By Patricia Bianca S. Taculao 

Zennor Hydroponics Farm is a farm in Palauig, Zambales that practices the soilless way of farming. It is founded and owned by Rafael Lardizabal Pagaling, a Bachelor of Arts in Development Communication, who travelled to different countries to learn all he can about the different hydroponic systems that large-scale farms use. 

From his travels, he decided to apply his knowledge to his own farm, to great success. 

Despite his success in soilless farming, Pagaling admitted that it was a trial and error experience that led him to perfecting the system for his farm. But for those who also want to go down the soilless farming route, he offers a few tips:

1. Start with a small quantity

Starting small is the most practical way to go about until one finally gets the hang of implementing farming in their daily routine. Additionally, those who are still experimenting on the particular hydroponic system they want to use can minimize the amount and cost of damages should they have trouble finding the one that best fits their needs.

2. Keep planting

There will be times when farming can be discouraging especially when the plants aren’t growing the way they should be. Pagaling advises to look past this and analyze the possible areas to improve to secure the productivity of the plants. He also said that once the plants are growing in optimum conditions, it’s time to add more varieties to create a diverse range of crops to offer.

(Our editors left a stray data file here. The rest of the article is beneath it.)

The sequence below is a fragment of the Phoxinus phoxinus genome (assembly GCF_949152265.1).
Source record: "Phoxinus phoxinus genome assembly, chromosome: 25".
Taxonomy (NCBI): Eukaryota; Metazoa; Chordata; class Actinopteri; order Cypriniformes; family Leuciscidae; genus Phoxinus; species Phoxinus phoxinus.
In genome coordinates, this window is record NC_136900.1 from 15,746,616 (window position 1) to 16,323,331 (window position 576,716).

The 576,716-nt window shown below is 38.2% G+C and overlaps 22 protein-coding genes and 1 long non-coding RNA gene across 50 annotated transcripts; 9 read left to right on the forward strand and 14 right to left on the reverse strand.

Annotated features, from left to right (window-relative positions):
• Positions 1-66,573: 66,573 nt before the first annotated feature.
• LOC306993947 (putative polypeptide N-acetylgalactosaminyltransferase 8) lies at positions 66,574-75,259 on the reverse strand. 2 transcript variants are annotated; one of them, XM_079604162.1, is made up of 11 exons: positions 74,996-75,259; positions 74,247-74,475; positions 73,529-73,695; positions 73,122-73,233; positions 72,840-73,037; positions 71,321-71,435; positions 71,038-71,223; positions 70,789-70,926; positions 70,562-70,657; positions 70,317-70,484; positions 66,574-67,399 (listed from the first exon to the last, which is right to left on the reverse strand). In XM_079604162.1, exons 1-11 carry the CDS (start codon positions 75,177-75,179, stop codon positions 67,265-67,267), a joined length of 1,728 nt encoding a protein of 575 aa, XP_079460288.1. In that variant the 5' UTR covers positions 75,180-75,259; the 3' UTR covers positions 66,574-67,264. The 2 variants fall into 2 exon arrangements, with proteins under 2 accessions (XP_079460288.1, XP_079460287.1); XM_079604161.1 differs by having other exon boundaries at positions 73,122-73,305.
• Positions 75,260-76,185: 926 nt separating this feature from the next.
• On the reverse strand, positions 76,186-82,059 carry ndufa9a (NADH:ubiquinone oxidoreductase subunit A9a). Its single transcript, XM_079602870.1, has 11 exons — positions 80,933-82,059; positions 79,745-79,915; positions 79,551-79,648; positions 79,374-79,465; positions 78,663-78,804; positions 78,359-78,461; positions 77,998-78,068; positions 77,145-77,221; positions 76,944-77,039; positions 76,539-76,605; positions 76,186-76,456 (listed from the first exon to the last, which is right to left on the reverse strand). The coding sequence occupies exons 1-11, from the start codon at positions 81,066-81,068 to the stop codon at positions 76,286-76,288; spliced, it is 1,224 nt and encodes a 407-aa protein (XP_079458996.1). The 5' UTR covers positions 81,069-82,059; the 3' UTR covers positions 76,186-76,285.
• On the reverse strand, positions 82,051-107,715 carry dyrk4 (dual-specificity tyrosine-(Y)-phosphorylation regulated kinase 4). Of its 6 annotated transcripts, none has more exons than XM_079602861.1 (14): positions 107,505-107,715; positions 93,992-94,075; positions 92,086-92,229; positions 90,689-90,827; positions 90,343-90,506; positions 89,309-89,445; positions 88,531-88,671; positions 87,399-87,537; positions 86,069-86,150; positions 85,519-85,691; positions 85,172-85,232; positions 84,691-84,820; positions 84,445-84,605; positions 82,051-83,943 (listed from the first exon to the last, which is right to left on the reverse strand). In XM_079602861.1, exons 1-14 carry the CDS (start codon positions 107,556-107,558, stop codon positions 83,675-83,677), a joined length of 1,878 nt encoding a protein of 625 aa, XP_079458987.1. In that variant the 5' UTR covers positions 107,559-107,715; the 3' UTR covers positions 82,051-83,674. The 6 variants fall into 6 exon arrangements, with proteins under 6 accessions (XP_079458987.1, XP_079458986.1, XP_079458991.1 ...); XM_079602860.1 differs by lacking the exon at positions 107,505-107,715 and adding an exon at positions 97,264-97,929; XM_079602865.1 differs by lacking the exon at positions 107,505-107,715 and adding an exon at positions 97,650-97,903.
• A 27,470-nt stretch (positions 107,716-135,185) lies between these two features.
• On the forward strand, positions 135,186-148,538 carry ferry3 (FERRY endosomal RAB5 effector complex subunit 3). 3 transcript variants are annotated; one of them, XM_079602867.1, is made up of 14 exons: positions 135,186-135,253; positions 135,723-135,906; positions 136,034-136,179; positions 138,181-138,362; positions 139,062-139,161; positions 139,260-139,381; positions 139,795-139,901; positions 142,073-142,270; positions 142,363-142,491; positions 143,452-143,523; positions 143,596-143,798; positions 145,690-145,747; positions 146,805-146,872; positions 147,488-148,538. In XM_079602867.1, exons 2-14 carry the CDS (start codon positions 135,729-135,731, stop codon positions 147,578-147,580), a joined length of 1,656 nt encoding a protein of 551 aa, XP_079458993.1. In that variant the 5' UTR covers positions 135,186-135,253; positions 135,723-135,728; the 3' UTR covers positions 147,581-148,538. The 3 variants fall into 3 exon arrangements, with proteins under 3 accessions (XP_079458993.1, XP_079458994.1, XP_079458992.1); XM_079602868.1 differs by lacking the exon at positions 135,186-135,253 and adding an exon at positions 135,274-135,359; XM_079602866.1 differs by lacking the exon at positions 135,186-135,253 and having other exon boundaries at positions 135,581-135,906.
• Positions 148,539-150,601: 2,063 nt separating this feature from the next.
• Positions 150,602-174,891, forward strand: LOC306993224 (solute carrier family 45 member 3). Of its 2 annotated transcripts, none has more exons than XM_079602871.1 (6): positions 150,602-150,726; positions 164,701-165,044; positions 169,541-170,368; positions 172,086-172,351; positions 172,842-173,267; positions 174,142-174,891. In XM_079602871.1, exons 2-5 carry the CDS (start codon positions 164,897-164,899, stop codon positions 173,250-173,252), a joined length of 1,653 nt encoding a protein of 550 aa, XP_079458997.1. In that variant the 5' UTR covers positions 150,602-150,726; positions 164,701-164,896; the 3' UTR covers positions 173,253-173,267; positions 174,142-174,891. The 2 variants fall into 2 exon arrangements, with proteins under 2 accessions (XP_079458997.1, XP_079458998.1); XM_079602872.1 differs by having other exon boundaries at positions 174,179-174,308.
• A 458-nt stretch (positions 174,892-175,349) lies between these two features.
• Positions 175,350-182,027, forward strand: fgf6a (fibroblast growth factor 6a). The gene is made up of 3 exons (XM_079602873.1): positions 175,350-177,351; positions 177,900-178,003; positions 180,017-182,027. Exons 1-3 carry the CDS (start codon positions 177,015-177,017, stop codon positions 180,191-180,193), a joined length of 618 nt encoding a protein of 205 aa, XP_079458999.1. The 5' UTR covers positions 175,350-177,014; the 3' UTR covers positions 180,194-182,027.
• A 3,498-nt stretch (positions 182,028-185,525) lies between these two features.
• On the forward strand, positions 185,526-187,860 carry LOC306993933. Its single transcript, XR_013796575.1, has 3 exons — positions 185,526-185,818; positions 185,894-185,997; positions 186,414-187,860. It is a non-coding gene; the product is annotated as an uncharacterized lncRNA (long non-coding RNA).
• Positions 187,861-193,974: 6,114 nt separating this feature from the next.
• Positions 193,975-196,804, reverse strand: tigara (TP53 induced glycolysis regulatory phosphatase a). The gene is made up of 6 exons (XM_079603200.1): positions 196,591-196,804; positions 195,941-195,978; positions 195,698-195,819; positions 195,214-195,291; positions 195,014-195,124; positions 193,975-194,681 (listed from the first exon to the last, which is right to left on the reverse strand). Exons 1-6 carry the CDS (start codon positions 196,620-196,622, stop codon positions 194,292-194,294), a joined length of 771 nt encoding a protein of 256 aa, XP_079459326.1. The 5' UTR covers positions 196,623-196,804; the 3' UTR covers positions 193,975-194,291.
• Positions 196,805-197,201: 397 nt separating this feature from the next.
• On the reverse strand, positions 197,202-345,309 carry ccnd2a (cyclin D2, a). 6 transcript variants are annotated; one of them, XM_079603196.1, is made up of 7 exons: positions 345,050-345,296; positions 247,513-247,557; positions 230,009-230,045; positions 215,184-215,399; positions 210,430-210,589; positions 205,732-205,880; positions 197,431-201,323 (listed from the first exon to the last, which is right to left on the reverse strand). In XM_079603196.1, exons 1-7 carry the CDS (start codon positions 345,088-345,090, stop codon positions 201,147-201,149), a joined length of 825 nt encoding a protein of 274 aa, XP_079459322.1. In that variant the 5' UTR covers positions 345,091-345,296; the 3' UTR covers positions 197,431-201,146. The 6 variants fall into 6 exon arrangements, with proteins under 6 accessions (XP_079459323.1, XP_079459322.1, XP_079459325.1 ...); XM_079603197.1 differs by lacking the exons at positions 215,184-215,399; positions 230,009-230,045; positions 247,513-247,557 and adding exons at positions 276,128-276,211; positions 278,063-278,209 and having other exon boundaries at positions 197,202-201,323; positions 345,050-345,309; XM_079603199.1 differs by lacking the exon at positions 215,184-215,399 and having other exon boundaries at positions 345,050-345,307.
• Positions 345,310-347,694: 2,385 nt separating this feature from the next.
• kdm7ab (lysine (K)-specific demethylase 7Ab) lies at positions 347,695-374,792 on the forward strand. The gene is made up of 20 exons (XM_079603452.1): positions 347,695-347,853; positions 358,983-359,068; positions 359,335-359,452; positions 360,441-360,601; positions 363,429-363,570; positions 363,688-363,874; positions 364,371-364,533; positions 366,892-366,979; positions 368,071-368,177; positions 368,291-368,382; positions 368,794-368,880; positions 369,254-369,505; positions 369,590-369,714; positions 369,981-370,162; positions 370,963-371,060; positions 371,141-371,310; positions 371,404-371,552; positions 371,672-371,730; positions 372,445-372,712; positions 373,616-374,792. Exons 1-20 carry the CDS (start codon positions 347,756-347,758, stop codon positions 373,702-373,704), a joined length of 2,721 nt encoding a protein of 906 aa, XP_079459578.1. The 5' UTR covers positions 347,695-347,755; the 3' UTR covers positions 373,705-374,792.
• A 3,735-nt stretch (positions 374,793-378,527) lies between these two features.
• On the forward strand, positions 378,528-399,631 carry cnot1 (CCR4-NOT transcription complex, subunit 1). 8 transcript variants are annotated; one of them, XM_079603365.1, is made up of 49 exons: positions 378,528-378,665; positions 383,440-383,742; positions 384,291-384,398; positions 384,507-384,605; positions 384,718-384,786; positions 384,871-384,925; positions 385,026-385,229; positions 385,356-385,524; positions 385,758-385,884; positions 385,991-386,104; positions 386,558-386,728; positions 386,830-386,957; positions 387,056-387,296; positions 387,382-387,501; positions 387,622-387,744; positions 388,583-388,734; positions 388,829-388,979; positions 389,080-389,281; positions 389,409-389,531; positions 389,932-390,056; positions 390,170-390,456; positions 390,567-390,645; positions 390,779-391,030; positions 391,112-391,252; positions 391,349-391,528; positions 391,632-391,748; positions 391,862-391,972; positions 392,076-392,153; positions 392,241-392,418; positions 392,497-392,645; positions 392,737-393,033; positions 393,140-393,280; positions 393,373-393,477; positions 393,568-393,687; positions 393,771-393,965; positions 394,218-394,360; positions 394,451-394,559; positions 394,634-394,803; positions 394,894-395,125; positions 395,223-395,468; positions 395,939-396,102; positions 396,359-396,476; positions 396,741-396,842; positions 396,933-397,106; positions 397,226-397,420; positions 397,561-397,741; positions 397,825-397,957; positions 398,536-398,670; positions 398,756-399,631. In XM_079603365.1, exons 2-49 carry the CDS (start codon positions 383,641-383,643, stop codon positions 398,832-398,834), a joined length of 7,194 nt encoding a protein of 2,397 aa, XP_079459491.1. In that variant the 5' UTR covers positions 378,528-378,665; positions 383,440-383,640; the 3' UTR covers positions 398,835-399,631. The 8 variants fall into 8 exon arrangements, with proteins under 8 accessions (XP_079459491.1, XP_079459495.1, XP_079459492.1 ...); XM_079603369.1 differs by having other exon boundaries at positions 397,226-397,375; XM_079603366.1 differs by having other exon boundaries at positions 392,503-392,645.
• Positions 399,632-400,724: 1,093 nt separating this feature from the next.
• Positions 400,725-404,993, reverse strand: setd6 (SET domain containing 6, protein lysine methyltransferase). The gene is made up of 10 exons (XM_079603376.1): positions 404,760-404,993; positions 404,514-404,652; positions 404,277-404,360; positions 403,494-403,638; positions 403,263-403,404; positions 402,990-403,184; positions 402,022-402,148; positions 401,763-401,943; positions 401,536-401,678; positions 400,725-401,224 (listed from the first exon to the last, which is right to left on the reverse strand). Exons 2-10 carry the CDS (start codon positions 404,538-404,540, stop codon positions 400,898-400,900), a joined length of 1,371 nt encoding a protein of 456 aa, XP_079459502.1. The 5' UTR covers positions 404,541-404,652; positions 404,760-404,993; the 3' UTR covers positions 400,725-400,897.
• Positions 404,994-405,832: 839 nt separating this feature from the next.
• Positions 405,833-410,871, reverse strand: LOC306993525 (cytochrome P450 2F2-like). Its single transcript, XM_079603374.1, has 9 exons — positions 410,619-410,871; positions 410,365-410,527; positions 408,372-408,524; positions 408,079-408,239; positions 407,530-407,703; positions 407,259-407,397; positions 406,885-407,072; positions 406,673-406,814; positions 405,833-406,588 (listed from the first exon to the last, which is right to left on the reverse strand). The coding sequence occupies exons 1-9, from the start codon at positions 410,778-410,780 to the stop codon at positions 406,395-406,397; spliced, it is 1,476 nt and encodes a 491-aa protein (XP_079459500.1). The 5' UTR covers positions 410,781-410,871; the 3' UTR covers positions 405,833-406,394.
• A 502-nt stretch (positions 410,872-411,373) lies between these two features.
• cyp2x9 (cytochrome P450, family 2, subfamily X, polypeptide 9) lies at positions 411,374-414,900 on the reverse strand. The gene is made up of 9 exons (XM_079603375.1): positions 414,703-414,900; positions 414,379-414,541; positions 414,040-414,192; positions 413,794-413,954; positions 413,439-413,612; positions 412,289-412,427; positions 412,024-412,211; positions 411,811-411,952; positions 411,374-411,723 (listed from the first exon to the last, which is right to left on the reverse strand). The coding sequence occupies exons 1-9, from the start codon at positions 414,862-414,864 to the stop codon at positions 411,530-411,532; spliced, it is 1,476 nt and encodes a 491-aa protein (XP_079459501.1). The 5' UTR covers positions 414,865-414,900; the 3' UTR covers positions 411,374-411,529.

3. Be unique to escape the competition

Zennor Hydroponics Farm boasts of English cucumbers which weigh from 500 to 600 grams fruit and are sold for P165 per kilo. From a hundred cucumber plants, Pagaling manages to harvest 278 kilos of English cucumbers which he affirms are crunchy, juicy, and superb in quality. Since not many are capable of growing this variety, Pagaling’s farm has an advantage in the market thus adding more to their profits.

4. Work first, reward comes next 

As with the conventional farming approach and almost all things in life, hard work is necessary to ensure fruitful rewards. Pagaling not only experimented with the right hydroponic system to use in his farm but he also absorbed as much information as he could about hydroponic farming from seasoned farmers in the countries he visited. This way, he would know what’s the right thing to do in maintaining a hydroponics farm so he could reap the benefits from it later. 

Even if it sounds a little complicated, Pagaling encourages others to practice hydroponic farming because of the many benefits it has. Some of these advantages include year-round farming, a sustainable way to grow clean and safe produce, as well as a good source of income. 

The only thing left to do now is start.